What to Do With an Unripe Watermelon

Back on the first weekend of August we were so excited to see how big our watermelons were getting. We checked all the signs of ripeness: good sound, firm skin, yellow bottom. So Kirk brought one in:

And we sliced it open:


This is not meant to be a yellow watermelon. It only even looks that way in the photo because of the lighting — it's really white throughout. It's Sweet Favorite, and it's supposed to be red. 

After the huge wave of disappointment rolled through the room, we all took a bite anyway. 

It's not sweet, but it's not sour or bitter, either. It tastes like watermelon, just without the sugar. Kind of like a watermelon-flavored cucumber.

It's too big to let go to waste, and we felt obligated to wrap it up and keep it in the fridge until we figured out something to with it.  

Dish #1: Watermelon Kachumber

Kachumber is an Indian salad that is normally made with cucumber. Here we used some of our unripe watermelon instead. It's basically chopped watermelon and tomato, plus some thinly sliced red onion. The dressing is a Tbs. each of lime juice and oil, plus 1/4 tsp. of ground cumin and a dash of cayenne. It's nice and refreshing, and the watermelon makes it more interesting than just regular cucumber. 

Dish #2: White Watermelon Spritzer

For this drink, I pureed about an eighth of the watermelon (which turned out to be about a third of a cup of puree), then strained out the seeds. I muddled three mint leaves with about a teaspoon of powdered sugar, then added some crushed ice. Then I poured in the watermelon puree, a shot of Pearl cucumber vodka, and topped it off with seltzer. This was a light, refreshing drink, and not too sweet. If you really don't like sweet drinks, you could skip the powdered sugar entirely, but I thought just a bit was good.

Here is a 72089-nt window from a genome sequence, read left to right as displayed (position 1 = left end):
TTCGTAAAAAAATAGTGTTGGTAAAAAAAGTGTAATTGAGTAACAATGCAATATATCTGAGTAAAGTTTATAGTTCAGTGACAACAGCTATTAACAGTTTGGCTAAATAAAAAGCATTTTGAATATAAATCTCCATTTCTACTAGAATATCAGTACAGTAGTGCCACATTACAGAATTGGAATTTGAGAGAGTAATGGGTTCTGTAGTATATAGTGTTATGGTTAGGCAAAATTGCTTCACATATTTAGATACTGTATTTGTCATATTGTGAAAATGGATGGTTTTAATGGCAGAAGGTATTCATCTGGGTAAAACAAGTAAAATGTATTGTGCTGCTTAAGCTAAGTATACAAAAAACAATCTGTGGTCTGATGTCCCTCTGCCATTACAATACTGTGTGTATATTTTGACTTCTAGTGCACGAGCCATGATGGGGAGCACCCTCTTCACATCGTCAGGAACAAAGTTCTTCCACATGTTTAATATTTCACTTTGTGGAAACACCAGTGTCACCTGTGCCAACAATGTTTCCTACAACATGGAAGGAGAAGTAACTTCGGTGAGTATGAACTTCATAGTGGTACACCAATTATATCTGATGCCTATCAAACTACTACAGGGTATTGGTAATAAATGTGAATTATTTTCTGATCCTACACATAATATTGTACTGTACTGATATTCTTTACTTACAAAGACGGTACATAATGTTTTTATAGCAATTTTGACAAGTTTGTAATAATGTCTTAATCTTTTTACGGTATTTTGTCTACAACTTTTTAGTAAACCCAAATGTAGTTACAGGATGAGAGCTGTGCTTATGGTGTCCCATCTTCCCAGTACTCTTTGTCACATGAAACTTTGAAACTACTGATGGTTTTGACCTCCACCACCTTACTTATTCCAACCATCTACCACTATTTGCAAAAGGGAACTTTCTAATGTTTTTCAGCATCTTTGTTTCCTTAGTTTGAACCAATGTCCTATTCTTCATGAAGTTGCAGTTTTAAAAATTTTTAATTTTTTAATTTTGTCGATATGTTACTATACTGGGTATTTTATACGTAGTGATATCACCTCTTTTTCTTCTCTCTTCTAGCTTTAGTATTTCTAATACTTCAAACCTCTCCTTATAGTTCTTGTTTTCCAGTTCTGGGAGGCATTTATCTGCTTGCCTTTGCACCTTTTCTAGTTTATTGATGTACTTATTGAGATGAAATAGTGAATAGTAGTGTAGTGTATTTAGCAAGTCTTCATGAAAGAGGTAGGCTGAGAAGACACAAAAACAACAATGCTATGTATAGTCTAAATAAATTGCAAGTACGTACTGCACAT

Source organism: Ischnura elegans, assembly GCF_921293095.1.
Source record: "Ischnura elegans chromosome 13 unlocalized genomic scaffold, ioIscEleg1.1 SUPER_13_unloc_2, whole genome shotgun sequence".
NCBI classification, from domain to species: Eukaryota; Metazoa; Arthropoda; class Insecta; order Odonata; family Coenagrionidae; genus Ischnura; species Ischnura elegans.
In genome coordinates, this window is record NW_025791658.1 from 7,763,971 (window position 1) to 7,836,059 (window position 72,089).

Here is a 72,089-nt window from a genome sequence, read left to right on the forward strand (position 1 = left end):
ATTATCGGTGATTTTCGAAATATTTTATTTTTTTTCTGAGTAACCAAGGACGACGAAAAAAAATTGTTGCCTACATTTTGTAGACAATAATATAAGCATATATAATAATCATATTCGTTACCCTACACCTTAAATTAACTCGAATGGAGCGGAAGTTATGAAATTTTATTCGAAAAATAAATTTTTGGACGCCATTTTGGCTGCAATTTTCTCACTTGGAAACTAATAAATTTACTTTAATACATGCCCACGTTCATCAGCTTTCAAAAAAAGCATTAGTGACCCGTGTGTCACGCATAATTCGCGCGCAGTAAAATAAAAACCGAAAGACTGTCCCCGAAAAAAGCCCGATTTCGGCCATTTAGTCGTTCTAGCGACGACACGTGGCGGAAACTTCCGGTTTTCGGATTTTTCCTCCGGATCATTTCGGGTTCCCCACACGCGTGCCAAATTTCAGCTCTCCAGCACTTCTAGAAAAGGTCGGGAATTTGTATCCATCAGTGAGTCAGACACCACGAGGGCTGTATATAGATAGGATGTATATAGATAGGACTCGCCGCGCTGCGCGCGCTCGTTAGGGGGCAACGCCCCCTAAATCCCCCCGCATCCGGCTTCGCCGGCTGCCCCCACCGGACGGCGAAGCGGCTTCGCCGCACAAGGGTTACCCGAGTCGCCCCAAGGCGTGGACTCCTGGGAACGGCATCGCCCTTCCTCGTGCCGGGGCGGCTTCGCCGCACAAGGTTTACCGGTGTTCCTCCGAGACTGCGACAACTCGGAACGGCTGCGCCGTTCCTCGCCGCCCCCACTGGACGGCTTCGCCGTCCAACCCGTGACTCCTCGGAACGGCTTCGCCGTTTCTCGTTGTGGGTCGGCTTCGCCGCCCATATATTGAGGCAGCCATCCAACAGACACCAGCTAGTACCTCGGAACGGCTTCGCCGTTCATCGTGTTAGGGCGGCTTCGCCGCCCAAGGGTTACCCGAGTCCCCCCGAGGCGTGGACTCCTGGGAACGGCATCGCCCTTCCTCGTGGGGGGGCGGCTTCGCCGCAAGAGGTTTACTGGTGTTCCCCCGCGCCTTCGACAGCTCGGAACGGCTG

By the way, our watermelon has been in the fridge for a couple weeks now as we pick at it, finding uses for it. Because it's not very sugary, it's holding up very well. The reason I mention that at all, though, is because it was thoroughly chilled to make the drink.

I bet this would be good (and pink!) with regular watermelon also, but I'd probably cut that sweetness with a squeeze of lime. 

Dish #3: White Watermelon Sorbet

I have decided that unripe watermelon should be henceforth called "white watermelon," which makes it sound purposeful and delicious rather than like a big old gardening mistake.

Anyway, this dish makes use of my new favorite thing, the ice cream maker. I puréed the remaining half of the white watermelon (about 3 to 4 cups of chunks) and strained out the seeds. Then I added a simple syrup made from honey and infused with basil. That's pretty easy to make: bring 1/2 cup water, 1/2 cup honey, and 1/2 cup bruised basil leaves to boil. That goes fast, and doesn't need to be on the highest heat to make it happen (not that I learned that the hard way by boiling it over and making the house smell like a junior high science experiment or anything). When it's done, strain out the basil leaves and add the syrup to the watermelon puree. I also added the juice of 1 lime to brighten it up.

Chill the mixture in the fridge for about a half hour and put in the ice cream maker until it's done, then freeze it for a couple hours before serving. This recipe ended up making about a quart of sorbet. It freezes up pretty solid, so you may have to let it thaw a bit before serving so it's actually scoop-able.

Everyone liked this one! It's not super-sweet, but really refreshing. The combination of the basil and honey is great, and the lime finishes out the flavor by cutting through the sweetness of the honey. If you end up with a white watermelon (either by accident or on purpose before a frost), this is a great way to use it!


  1. Thanks so much for these great ideas! I just unwittingly bought an underripe watermelon and was going to give it to the chooks, but your recipes have inspired me.

    1. I'm glad! Our chicken do love a good watermelon, too. Or a not so good one--the ladies aren't as picky as we are!


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